I have a secret: I am a mediocre birdwatcher.
I write about birds for a living, so people tend to assume that I must be an experienced, hardcore birder too. But the truth is, my birding style can be liberally described as casual. I don’t keep lists or hunt for rarities, and frankly, I’m pretty bad at identifying birds by sound.
Or at least I was until this spring, when I decided to try out a new smartphone app designed to make birds accessible by ear to the inexperienced. Part of Cornell Lab of Ornithology’s Merlin Bird ID app, this tool made me aware of birdsong around me in a way that years of birdwatching with skilled experts never did. Not only did the app rekindle my interest in my favorite hobby, but it also introduced me to my new favorite bird, the Warbling Vireo — a species that has been all around me for years, but has been under my radar until now. to fly.
I met the vireo in a rather inconspicuous place. The migration was just getting started and I did a quick bird walk at my local spot before going to work. The Fort Walla Walla scenic area in southeastern Washington isn’t really anything special: 50 acres of blackberries and cottonwoods sandwiched between a hospital and a Home Depot. But it is the closest place to my house where I can find interesting migrants.
On this particular morning, I once again felt mildly frustrated at my inability to identify some of the songs I heard, and the birds I inevitably missed as a result. Then I remembered that at one point the Merlin Bird ID app added a “sound ID” feature that I was planning to try out. It leverages Cornell Lab’s extensive library of more than 1.5 million bird song recordings to capture live audio in the field and identify species in real time using machine learning. I fished my phone out of my pocket, opened the app and authorized it to use the microphone.
I’m not exaggerating when I say that moment changed my bird life. Within an hour, the app had alerted me to the presence of Western Wood-Pewees and Olive-sided Flycatchers, reminded me how to distinguish the songs of Black-headed Grosbeaks from those of the ubiquitous Robins, and led me to the first MacGillivray’s Warbler I had seen in years. I felt like a goober walking the trails with my phone out in front of me to record all the songs and phone calls. But being awakened by the presence of many amazing birds that I never realized were so common near my home was a humbling experience.
My favorite discovery was the Warbling Vireo. You may know this bird. I wasn’t – I even had a blind spot when it came to vireos. I had this weird habit of forgetting they existed, and I couldn’t even tell you which species were common where I live. So when the app insisted it hear a Cassin’s Vireo first, then a Warbling Vireo, I was stunned. Oh right! Vireos! They had been with me all along. And while the Cassin’s Vireos moved to other habitats over the following weeks, the Warbling Vireos hung around all summer.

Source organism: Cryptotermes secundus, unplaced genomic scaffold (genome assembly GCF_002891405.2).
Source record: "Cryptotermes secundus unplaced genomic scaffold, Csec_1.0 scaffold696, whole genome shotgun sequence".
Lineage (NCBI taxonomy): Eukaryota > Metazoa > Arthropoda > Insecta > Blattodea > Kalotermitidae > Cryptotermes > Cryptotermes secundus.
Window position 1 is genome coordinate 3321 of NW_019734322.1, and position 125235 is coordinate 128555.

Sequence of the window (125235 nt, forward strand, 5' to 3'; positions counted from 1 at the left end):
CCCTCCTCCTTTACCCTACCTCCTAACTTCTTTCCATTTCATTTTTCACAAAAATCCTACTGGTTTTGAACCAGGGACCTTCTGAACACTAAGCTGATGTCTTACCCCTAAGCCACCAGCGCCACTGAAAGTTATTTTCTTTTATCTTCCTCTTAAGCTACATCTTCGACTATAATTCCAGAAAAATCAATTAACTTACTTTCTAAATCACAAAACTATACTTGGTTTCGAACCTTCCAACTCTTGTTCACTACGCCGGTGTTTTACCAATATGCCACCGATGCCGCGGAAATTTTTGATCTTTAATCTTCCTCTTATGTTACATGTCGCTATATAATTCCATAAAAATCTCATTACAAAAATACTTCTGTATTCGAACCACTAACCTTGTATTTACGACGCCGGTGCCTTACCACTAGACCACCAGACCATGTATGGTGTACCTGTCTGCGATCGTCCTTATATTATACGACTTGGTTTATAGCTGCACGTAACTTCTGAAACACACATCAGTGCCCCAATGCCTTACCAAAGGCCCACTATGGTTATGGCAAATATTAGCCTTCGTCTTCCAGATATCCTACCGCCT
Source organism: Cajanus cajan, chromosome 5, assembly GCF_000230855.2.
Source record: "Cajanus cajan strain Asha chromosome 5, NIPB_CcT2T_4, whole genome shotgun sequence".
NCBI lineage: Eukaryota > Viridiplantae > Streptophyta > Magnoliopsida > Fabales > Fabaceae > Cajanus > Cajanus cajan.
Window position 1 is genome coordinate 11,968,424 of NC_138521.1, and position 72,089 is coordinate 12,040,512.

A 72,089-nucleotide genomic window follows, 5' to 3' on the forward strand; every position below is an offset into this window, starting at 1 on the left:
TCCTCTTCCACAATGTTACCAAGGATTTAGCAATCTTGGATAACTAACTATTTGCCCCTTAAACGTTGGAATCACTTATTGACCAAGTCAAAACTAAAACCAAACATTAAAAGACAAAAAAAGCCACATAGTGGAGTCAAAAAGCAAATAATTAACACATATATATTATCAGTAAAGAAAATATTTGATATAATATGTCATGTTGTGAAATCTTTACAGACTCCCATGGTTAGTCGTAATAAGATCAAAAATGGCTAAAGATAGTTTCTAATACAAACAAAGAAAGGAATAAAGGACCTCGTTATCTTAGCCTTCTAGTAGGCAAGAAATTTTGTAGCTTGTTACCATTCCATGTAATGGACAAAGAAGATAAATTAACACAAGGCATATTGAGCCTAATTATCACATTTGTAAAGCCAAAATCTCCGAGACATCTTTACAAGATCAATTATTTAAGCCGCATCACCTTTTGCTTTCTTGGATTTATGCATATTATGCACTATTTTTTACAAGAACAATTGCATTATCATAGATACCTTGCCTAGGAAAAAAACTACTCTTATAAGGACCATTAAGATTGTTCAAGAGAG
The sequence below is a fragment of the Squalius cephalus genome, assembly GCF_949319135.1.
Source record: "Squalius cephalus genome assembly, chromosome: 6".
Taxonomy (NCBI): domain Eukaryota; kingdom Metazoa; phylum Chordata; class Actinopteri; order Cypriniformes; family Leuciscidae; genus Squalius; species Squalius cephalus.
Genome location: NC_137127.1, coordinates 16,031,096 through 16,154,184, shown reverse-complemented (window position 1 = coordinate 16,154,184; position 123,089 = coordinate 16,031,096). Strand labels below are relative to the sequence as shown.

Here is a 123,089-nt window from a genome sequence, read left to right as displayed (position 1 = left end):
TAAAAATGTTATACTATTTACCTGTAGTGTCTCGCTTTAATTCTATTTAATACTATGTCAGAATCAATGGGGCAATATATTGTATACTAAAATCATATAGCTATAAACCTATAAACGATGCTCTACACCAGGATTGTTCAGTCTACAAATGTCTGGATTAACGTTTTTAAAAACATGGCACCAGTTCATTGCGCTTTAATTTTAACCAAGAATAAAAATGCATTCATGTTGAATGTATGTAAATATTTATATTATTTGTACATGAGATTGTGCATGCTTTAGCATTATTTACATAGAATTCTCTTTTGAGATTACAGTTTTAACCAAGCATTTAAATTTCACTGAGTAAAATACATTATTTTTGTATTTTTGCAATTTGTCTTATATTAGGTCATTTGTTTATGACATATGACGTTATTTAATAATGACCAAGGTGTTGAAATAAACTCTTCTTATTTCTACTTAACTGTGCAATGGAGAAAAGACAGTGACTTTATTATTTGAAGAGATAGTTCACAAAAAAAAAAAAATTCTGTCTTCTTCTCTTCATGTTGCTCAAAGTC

Even among this often subtly colored bird family, Warbling Vireo’s are mostly inconspicuous in appearance and sound. They are mostly gray with a light yellow wash, and a Twitter acquaintance of mine recently described their song as the elevator music of birdwatching. It’s a common, never-ending, up-and-down warble (hence their name) that, if you’re a bad ear-birder like me, could easily be written off as “maybe a finch?” And then ignore.
But for me, now that I know they’re a thing, that’s a big part of the charm of the species. It turns out that Warbling Vireos, and their warble, are everywhere. Watching my child on the playground at the local park? Warbling Vireos sing. Shopping for plants at the nursery down the street? Warbling Vireos sing. Stream an old episode of M*A*S*H while I’m folding the laundry? Uh, yeah, pretty sure that’s a Warbling Vireo singing in the background.
I would have thought I already knew all the really common birds here. Discovering the existence of the Warbling Vireo through his song was like receiving a secret message that only I could hear everywhere I went.
I’m still learning to bird by ear. However, I have found that having an app that hears and identifies birdsong around me in real time has boosted my learning. For example, after some practice with Merlin, I no longer have to reach for my phone to tell a Wilson’s Warbler song, other than a Yellow Warbler, or the sprats! of a spotted towhee.
And after years of being an avid but casual birdwatcher, it was a joy to find myself in “beginner spirit” again. the . learn (or relearn) sounds of my local birds has added a new dimension, a new texture, to my appreciation of the natural world around me. And while I have a flash of orange (Bullock’s Oriole!) or turquoise (Lazuli Bunting!) chasing every tree in my adopted hometown, now that I can hear them.